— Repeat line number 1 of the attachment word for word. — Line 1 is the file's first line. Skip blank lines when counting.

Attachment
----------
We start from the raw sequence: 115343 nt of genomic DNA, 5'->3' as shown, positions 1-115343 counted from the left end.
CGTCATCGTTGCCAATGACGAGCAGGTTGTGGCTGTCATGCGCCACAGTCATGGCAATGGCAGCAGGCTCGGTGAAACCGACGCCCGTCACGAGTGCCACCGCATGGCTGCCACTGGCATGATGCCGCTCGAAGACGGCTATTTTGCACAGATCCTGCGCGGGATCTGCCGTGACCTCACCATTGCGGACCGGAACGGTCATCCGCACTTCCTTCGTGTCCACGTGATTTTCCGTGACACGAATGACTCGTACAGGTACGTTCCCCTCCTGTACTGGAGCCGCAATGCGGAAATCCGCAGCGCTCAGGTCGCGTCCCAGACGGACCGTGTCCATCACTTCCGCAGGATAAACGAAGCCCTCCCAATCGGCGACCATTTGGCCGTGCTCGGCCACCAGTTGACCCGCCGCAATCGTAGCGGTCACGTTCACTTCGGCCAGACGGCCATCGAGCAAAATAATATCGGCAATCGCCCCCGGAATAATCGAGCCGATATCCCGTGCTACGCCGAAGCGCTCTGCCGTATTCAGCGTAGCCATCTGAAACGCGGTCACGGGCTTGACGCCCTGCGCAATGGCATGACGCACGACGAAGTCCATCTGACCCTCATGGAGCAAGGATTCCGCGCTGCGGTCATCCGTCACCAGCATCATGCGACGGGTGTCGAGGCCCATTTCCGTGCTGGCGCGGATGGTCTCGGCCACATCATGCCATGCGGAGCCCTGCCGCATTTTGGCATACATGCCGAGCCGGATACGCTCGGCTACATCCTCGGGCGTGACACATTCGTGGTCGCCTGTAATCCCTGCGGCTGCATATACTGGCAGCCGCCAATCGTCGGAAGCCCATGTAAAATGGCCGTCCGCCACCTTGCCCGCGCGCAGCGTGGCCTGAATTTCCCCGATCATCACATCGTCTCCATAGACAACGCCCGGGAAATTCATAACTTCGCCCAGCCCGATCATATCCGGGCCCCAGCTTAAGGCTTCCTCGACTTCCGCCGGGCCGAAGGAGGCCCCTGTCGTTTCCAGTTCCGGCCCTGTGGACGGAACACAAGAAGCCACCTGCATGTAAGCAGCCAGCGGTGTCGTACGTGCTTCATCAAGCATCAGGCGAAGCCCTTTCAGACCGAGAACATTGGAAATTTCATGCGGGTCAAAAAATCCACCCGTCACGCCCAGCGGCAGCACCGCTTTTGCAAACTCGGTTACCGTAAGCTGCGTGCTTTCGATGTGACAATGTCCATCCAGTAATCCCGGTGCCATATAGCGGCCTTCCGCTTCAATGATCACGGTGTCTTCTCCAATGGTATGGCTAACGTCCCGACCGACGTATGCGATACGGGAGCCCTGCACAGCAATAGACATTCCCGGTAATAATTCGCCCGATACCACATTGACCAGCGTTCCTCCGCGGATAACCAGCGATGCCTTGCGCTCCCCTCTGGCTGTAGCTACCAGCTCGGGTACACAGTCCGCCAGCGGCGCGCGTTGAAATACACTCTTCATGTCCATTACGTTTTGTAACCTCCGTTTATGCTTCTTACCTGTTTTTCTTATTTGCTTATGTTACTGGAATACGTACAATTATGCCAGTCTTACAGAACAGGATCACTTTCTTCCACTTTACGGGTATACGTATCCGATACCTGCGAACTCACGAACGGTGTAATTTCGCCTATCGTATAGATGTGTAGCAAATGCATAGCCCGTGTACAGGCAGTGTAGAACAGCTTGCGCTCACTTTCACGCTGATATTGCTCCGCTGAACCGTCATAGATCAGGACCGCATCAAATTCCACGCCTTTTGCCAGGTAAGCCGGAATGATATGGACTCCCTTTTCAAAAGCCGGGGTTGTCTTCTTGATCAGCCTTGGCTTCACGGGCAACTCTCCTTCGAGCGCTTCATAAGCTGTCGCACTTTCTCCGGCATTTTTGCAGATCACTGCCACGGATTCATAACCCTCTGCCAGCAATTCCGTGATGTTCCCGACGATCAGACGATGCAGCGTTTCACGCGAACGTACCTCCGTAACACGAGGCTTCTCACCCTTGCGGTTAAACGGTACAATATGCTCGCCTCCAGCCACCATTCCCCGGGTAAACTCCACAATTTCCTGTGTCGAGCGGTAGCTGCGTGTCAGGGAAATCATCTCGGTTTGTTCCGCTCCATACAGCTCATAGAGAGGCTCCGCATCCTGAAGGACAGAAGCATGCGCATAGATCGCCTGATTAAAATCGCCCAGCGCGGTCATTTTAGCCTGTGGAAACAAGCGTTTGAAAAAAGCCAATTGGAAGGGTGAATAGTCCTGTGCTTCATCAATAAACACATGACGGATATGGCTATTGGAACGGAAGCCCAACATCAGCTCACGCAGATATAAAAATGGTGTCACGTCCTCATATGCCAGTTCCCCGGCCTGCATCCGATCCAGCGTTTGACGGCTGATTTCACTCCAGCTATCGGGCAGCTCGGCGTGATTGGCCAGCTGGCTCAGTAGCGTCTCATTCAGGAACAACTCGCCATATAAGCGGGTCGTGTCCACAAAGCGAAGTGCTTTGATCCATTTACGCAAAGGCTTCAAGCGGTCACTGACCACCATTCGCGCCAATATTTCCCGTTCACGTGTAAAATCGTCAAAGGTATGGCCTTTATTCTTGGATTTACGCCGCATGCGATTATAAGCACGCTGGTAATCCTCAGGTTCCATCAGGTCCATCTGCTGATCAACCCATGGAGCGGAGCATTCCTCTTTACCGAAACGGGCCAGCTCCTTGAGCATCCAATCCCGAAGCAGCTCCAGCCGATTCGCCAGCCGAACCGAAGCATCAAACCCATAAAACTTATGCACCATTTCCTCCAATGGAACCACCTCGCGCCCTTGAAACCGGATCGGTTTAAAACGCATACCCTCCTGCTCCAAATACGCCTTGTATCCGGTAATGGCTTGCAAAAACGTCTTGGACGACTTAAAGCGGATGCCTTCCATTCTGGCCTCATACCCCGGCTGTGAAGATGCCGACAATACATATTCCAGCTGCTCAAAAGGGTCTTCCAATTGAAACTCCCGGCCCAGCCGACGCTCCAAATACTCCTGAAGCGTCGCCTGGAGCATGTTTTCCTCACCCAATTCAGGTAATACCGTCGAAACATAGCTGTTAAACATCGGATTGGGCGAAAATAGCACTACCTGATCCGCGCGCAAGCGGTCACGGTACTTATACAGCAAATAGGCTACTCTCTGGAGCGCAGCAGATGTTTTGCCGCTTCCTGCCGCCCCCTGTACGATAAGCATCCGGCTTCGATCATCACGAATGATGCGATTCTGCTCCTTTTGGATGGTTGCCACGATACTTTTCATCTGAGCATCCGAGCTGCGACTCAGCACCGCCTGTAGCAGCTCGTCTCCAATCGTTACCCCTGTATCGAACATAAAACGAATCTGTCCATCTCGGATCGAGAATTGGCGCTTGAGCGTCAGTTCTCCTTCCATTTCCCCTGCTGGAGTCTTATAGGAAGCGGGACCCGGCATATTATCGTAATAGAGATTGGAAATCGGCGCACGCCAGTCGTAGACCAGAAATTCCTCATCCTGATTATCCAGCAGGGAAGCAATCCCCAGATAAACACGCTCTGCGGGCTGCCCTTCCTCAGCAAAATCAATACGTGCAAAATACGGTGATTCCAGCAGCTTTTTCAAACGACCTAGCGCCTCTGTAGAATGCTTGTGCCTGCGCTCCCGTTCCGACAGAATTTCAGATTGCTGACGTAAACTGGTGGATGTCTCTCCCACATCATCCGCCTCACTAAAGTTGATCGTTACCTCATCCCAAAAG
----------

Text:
We start from the raw sequence: 115343 nt of genomic DNA, 5'->3' as shown, positions 1-115343 counted from the left end.